which included "live-in boyfriends" of victims' mothers, were 8.71
times more likely to be recorded as such on death certificates than
maltreatment fatalities at the hands of genetic parents. This last
fact is particularly important for two reasons. First, Daly and Wilson
classified "live-in boyfriends" as stepfathers (as did Smith and I).51
Second, in the Canadian filicide data mentioned above, Daly and Wilson
found that "common-law" stepfathers accounted for a full 89% of the
filicides that were attributed to stepfathers in police records.52
Thus, "common-law" stepfathers, who almost single-handedly accounted
for the higher rate of filicide among stepfathers in Daly and Wilson's
study, were in a group that is 8.71 times more likely than genetic
parents to have a perpetrated child maltreatment fatality actually
identified as a maltreatment fatality in official records.
If, as Daly and Wilson argue, the effects of any reporting bias should
be less in cases of fatal maltreatment than in cases of non-fatal
abuse, this degree of reporting bias in U.S. cases of fatal
maltreatment implies a higher degree of reporting bias in cases of
non-fatal abuse, which is then more than sufficient to account for the
overrepresentation of stepchildren in the NIS-3 data (Table 4). So,
available evidence indicates that American physical abuse data are
sufficiently confounded by reporting bias that they can't confirm Daly
and Wilson's hypothesis, and there is little reason to think that the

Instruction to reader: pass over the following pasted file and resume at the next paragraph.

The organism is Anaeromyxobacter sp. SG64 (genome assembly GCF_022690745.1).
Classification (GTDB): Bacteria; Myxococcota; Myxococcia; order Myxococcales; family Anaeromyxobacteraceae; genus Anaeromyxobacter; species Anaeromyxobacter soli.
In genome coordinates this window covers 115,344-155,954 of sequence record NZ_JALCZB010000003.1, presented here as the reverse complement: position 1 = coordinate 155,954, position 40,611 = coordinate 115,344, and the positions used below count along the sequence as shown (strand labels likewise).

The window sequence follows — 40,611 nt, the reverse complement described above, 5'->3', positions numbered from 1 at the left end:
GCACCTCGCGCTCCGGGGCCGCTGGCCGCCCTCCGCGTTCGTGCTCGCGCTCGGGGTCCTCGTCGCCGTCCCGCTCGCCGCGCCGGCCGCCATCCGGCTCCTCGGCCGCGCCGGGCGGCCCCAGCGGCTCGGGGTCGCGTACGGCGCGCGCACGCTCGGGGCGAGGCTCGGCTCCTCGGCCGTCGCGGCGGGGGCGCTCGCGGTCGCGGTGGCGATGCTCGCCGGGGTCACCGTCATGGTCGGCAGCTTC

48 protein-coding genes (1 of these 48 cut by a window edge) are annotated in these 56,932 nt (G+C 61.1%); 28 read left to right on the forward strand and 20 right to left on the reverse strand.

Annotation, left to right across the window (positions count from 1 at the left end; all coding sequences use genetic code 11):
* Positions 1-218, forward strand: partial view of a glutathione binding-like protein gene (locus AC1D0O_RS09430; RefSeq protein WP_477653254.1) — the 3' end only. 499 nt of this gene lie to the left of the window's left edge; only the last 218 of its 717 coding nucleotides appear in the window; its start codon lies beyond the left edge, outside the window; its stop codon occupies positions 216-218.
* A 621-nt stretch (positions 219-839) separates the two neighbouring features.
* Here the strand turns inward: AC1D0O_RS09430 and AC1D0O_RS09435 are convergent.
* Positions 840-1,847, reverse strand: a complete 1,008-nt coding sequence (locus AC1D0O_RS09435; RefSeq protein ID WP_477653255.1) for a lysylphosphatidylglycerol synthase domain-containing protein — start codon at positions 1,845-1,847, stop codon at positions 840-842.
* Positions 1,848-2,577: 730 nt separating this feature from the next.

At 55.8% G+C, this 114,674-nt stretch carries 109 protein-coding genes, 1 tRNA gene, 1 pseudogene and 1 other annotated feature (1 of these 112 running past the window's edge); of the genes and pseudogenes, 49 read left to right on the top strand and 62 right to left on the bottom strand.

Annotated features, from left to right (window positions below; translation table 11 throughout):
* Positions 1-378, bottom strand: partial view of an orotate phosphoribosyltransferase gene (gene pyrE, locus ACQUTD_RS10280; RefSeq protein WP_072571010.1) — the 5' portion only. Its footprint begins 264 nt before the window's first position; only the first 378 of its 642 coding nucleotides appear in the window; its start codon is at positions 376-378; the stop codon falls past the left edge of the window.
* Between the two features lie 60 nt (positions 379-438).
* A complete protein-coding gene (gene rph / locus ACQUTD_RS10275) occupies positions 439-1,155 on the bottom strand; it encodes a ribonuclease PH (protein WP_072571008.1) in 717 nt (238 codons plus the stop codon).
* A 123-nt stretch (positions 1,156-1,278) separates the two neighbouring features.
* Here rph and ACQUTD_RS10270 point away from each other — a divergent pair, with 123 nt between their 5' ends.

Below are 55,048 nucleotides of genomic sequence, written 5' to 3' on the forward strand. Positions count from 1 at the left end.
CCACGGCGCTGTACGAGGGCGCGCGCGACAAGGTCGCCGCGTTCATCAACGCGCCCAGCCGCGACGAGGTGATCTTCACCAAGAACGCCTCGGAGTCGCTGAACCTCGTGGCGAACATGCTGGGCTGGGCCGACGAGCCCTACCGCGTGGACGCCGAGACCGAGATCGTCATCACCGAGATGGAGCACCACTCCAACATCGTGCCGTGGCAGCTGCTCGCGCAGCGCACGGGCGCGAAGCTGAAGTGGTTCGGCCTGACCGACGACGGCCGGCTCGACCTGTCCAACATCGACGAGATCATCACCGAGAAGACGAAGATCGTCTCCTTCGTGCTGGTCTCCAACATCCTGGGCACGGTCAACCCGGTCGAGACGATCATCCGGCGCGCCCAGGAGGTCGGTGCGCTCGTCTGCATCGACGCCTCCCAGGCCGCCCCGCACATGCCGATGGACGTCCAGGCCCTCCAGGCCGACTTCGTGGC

Canadian records are immune to this problem. Since all of our evidence
to date concerning stepparental abuse derives from official case
reports, we simply don't know whether stepparents are more likely than
genetic parents to abuse their children. Daly and Wilson's claim that
stepparents are more likely than genetic parents to abuse their
children goes beyond the available reliable evidence.
I've argued that some of the principal pieces of evidence cited in
support of three of Evolutionary Psychology's highly publicized
"discoveries" in fact fail to establish EP's claims. And I argue in
Adapting Minds that other evidence cited in support of these
"discoveries" suffers similar evidentiary problems. EP's other
"discoveries" enjoy no better empirical support. For example, I argue
in Adapting Minds that the evidence fails to establish Buss's claims
about evolved mate preferences (that males are fixated on nubility,
while females are fixated on nobility) and Cosmides' claim that we
have an evolved module for detecting cheaters in social exchanges.53
Although EP is a bold and innovative explanatory paradigm, it has not
provided convincing evidence for its claims about the nature and
evolution of human psychology. We really don't yet know how to
understand human psychology from an evolutionary perspective. Perhaps
some day we will achieve that understanding, but that day is not at
hand. Coming to terms with the shortcomings of Evolutionary
Psychology, however, may help us eventually achieve a new and improved
1. Caporael, Linnda R. 2001. "Evolutionary Psychology: Toward a
Unifying Theory and a Hybrid Science." Annual Review of Psychology
2. Cosmides, Leda, and John Tooby (1997). The Modular Nature of Human
Intelligence. In A. B. Scheibel and J. W. Schopf (Eds.), The
Origin and Evolution of Intelligence (pp. 71-101). Sudbury, MA:
Jones and Bartlett.;
Pinker, Steven. 1997. How the Mind Works. New York: W. W. Norton.;
Tooby, John, and Leda Cosmides (2000). Toward Mapping the Evolved
Functional Organization of the Mind and Brain. In M. S. Gazzaniga
(Ed.), The New Cognitive Neuro-sciences (second ed., pp.
1167-1178). Cam-bridge, MA: MIT Press.
3. Tooby, John, and Leda Cosmides. 1990. "The Past Explains the
Present: Emotional Adaptations and the Structure of Ancestral